Monday, June 09, 2014

Is SF City Attorney Herrera Hiding More Emails from NYT's Becker?

Matt Dorsey is a longtime gay political animal whose day job is serving as head of San Francisco City Attorney Dennis Herrera's public affairs division, or, as I and other commonly refer to it, his publicity department and those who work in it as publicists.

On May 15, I filed an immediate disclosure request (IDR) with Dorsey for all of his emails and work calender, both are public documents created with City infrastructure, since February 1. As always, I requested an acknowledgement that he had received the IDR but a reply didn't come.

I believe Dorsey's emails and calender could show a whole lot more info about Herrera's heavy involvement promoting New York Times reporter Jo Becker's book "Forcing the Spring", which portrays him and his staffers as icons of the gay marriage movement.

Another staff publicist, Gabriel Zitrin, the next day sent this reply:
I confirm that I have now seen this request, but Matt has not been in the office since it was sent, and I expect won't be for the remainder of today. I don't know whether he is able to access his office e-mail remotely, but I am not able to access his office e-mail here.
So much ignorance expressed in so few sentences, sure registered on my skepticism radar and seem to be the start to a lawyerly effort to thwart complying with local sunshine mandating release of responsive records ten days after an IDR is filed. On May 21, Zitrin wrote:
Though this email does not constitute our office's official response to either of your outstanding public records requests, I hope to inform you as to their status. As I said in our phone conversation of earlier today, Matt Dorsey will be out of the office for a while. I estimate that he will return the first week of June, but there is no specific set date on his return.

In regards to your outstanding public records request that is specific to Mr. Dorsey, we will work immediately upon his return to respond to it as fast as possible. [...] Although it is doubtful that Mr. Dorsey has any documents responsive to that request either, we are unable to verify that at this time and will make every effort to do so immediately upon his return.
Have you ever heard of any City agency not know why their top publicist is out of the office or when he or she will return? I haven't. Regardless of Dorsey's absence, I pointed out to Zitrin that the City Attorney, especially, should have access to all public records recreated by his staff. I noted that such a policy should already exist in case a staffer unexpectedly passed away or was stuck back East in a blizzard.

About Dorsey being out of the office in the weeks leading up to the June 3 primary for officially unexplained reasons, the timing of his absence and the political calender for him, remember that he's active both in the city's LGBT Democratic clubs and is an elected member of the Democratic County Central Committee, is rather curious. I'm just saying.

More from Zitrin on May 22:
Let me address your concerns about Mr. Dorsey's absence. First, recent Sunshine requests for his documents have prompted us to look at what process we can employ to access an absent employee's records if need be. I have made an effort to contact him privately to inform him that his documents are called for.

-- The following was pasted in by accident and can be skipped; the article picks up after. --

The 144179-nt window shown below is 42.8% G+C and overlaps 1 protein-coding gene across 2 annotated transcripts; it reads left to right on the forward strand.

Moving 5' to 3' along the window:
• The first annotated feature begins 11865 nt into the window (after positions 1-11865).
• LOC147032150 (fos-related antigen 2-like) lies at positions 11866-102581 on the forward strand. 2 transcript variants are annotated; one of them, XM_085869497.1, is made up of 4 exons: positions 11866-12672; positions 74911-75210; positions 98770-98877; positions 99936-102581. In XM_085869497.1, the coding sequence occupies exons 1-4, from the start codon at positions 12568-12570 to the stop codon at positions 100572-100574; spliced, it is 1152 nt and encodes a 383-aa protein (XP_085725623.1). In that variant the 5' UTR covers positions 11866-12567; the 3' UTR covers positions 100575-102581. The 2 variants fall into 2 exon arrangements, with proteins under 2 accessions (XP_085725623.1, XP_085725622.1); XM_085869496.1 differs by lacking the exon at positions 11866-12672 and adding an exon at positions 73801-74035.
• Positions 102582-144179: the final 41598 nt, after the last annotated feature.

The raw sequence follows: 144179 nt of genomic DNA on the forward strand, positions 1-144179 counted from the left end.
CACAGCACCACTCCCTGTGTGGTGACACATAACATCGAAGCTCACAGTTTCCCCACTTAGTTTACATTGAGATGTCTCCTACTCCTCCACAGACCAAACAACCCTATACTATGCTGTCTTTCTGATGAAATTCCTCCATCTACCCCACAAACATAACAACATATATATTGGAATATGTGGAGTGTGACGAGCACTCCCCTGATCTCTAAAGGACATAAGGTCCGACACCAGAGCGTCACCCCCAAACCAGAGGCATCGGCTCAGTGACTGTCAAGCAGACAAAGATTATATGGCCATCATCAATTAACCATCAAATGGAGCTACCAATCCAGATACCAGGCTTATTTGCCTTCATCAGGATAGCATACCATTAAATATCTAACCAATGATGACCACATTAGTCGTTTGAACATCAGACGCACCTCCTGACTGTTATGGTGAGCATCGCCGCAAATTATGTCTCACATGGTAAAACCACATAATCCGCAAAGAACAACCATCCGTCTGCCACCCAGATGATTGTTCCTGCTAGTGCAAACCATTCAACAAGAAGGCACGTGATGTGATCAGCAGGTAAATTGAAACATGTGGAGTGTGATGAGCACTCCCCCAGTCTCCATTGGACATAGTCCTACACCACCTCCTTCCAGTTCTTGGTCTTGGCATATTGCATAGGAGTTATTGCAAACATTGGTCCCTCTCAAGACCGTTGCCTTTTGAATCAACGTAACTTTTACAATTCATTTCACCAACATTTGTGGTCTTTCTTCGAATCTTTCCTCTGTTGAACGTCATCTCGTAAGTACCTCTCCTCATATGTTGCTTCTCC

Second, I understand that our given reasons for his absence are vague, but so must they be if they are not to implicate privacy concerns.

In an effort not to leave you in the lurch, we are continuing to try to contact him, and if that is unsuccessful, we will discuss other options for how to properly address your requests without simply advising you to wait until his return, especially as there is no set date for that return.
Well, nice to know the City Attorney is developing a process to access his staffers' public documents when his not sure why his publicist is out of the office and potentially also out of reach of modern communication devices.

The Bay Guardian is not known for taking the City Attorney's office to task over their abysmal record related to sunshine matters and the paper endorsed Herrera in his mayoral and reelection bids while also backing Dorsey's run for the DCCC. I wasn't at all surprised when their reporter Joe Fitzgerald Rodriguez penned an article about Mayor Ed Lee deleting emails and other public records, and Rodriguez made passing reference to the City Attorney quietly signing off on the mayor's new records' retention policy.

As per their custom, the Bay Guardian found no reason to spank the City Attorney so I tweeted my criticism about this to Rodriguez and he proved useful in a minor way:

Interesting that we know Dorsey may have been on vacation, an apparent huge City secret to Herrera and Zitrin.

Last Friday, June 6, after more than fifteen days had elapsed since I filed my IDR for Dorsey's emails and calender, and with no followup reply from the City Attorney's office about the status of my request and no responsive records in hand, a violation of the sunshine law by the City Attorney (of all people!), I filed a complaint with the Sunshine Ordinance Task Force.

Frankly, I believe the City Attorney's top publicist and others in his office are hiding Dorsey's emails because they contain more potentially embarrassing details about how Herrera turned the office into a boutique public relations outfit for Jo Becker and her book.

It should embarrass the City Attorney that I've had to file this complaint and that he's not coughed up the requested public documents.

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